This article appeared in the January 12, 2023 edition of The Film Comment Letter, our free weekly newsletter featuring original film criticism and writingSign up for the Letter here.

Glitch Envy (Jodie Mack, 2010)

Two years ago, PARACME launched as a streaming service dedicated to animated films without dialogue. With the eventual addition of work by legendary animator Lawrence Jordan and selections from the library of avant-garde distributor Canyon Cinema, this narrow focus has expanded to include all varieties of experimental and artist-made films. While Canyon was not directly involved in the creation of the streaming service, Jonathan Marlow, the site’s founder and a Canyon board member, told me that the genesis of PARACME was the distributor’s desire “to have more of the collection digitized for educational institutions.” Canyon is now a meaningful partner, and the presence of digitized titles from their preeminent library signals a major step forward in the quest to make avant-garde films available to a wider audience.

Projecting works that primarily live on 16mm film has long presented a problem for institutions that lack the necessary equipment. “There were a variety of options discussed within Canyon, including renting projectors to institutions,” Marlow recalled. “It became more practical, though, to work with filmmakers to digitize their work. PARACME was developed to show what could be done. It was meant as a prototype.”

Marlow has been involved with a variety of independent and experimental film organizations over the years. They were the executive director of the San Francisco Cinematheque from 2008 to 2011, and currently run a Bay Area screening series called Camera Obscura, originally founded in 1957 by Jordan and Bruce Conner, and itself a precursor to Canyon Cinema. In 2011, they co-founded and launched Fandor, an art-house streaming service with a focus on international, independent, and nonfiction films.

Marlow’s interest in experimental and artist-made films started with music. “I was writing music for silent films. Through that, I created relationships with distributors,” they said. “I started exhibiting to cover the costs of renting prints. ‘I’ll put on a show,’ I thought. That’s been the case ever since.”

PARACME is a modest endeavor, reflective of Marlow’s ideals. After becoming disenchanted with the rest of the executive team at Fandor, they left the company in 2015, and subsequently joined Kanopy, a streaming platform for public and academic libraries. “The word ‘paracme’ is a reference to the moment that comes after you reach the summit of a mountain and are now on your way down.” Marlow said. “It was originally meant as a joke, considering the trajectory of Fandor, but as is often the case, what started as a joke became something else.”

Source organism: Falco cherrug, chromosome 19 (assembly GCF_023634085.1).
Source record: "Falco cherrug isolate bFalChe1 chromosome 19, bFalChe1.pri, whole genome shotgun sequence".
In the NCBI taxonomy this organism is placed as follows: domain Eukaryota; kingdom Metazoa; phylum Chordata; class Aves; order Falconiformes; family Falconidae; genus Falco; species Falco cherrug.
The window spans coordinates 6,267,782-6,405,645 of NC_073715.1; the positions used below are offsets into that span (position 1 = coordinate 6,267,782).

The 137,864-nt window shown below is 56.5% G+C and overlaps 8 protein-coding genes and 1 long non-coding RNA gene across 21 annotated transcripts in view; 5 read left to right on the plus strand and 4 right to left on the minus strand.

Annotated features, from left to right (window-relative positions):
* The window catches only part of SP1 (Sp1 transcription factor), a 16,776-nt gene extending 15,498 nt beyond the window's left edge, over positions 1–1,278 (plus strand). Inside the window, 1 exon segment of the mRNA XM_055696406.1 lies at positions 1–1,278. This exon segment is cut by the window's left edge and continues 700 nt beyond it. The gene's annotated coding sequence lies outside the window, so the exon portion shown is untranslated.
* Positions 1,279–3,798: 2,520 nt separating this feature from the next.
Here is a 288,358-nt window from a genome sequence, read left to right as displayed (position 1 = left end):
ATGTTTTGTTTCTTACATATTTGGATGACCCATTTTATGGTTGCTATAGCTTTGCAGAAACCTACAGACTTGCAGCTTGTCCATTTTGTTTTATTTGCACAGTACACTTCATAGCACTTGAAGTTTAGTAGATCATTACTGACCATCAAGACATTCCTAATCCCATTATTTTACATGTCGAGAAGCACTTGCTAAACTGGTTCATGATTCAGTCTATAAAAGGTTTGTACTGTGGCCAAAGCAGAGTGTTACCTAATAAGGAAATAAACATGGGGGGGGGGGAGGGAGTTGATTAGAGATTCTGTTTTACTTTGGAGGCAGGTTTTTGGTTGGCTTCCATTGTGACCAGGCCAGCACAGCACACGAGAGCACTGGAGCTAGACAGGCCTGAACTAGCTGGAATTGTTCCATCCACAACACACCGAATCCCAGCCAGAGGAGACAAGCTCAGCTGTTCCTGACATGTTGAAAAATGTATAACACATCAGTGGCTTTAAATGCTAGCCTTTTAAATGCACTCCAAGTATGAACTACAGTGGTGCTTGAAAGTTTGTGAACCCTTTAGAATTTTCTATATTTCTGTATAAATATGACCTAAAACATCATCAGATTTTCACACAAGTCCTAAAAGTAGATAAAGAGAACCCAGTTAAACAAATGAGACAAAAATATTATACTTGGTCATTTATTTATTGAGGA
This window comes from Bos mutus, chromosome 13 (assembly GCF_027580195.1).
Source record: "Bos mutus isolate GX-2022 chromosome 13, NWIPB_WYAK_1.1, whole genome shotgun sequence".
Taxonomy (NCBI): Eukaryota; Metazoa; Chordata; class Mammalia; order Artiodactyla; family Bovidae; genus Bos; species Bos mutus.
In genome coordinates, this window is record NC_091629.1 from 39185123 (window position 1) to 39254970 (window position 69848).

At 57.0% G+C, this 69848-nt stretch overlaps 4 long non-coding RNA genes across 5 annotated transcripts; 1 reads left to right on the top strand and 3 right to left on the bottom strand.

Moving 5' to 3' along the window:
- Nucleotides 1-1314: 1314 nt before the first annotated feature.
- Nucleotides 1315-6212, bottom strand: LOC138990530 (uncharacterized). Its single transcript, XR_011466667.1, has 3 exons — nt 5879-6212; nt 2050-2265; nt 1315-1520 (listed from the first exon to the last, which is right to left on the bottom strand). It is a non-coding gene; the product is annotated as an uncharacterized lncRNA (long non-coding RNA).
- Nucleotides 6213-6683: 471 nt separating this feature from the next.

I discovered PARACME after signing up for Canyon Cinema’s Patreon, which offers a subscription to the service as part of its membership package. The site itself is spartan, with a simple, grid-like interface and search and browse functions, but the access it provides is invaluable. New films are added every five days, and the selections include both classic and contemporary works of the avant-garde by an impressive and eclectic array of artists, including Christopher Harris, Lori Felker, and Jodie Mack. One of my cherished discoveries on the site was Hotel Cartograph by Scott Stark, a Bay Area–based experimental filmmaker. The clever, minimalist short creates graphic variations by shooting the garishly carpeted floors of a hotel with a camera mounted on a moving luggage cart at a downward 90-degree angle.

The simplicity and brilliance of Stark’s strangely undefinable film seems to perfectly embody PARACME. “I feel like PARACME is an example of the promise of the internet before it was corrupted,” Marlow said. “The initial notion for the service was to be as niche as possible: what isn’t a thing? What isn’t a genre?”

The films that PARACME highlights represent a powerful and important aspect of the cinematic medium that historically has been difficult to monetize. Marlow’s site finds itself in a similar situation. “It’s fairly modest in scope: it generates just enough income to pay for itself and the filmmakers,” Marlow said. “In that sense, it’s a success. Most people wouldn’t consider it that by business standards.” As such, PARACME is not simply a conduit for alternative cinematic offerings but an alternative approach to streaming itself, particularly in today’s profit-driven distribution and exhibition landscape. “When the site launched, it used to say ‘prototype’ on its front page—i.e., something that existed but wasn’t certain of its existence,” Marlow said.

And as for what’s next for the site, they added, “I’m not good at predicting the future, but most people aren’t. I’ll keep doing it until people aren’t interested.”

Chris Shields is a writer and filmmaker based in Los Angeles.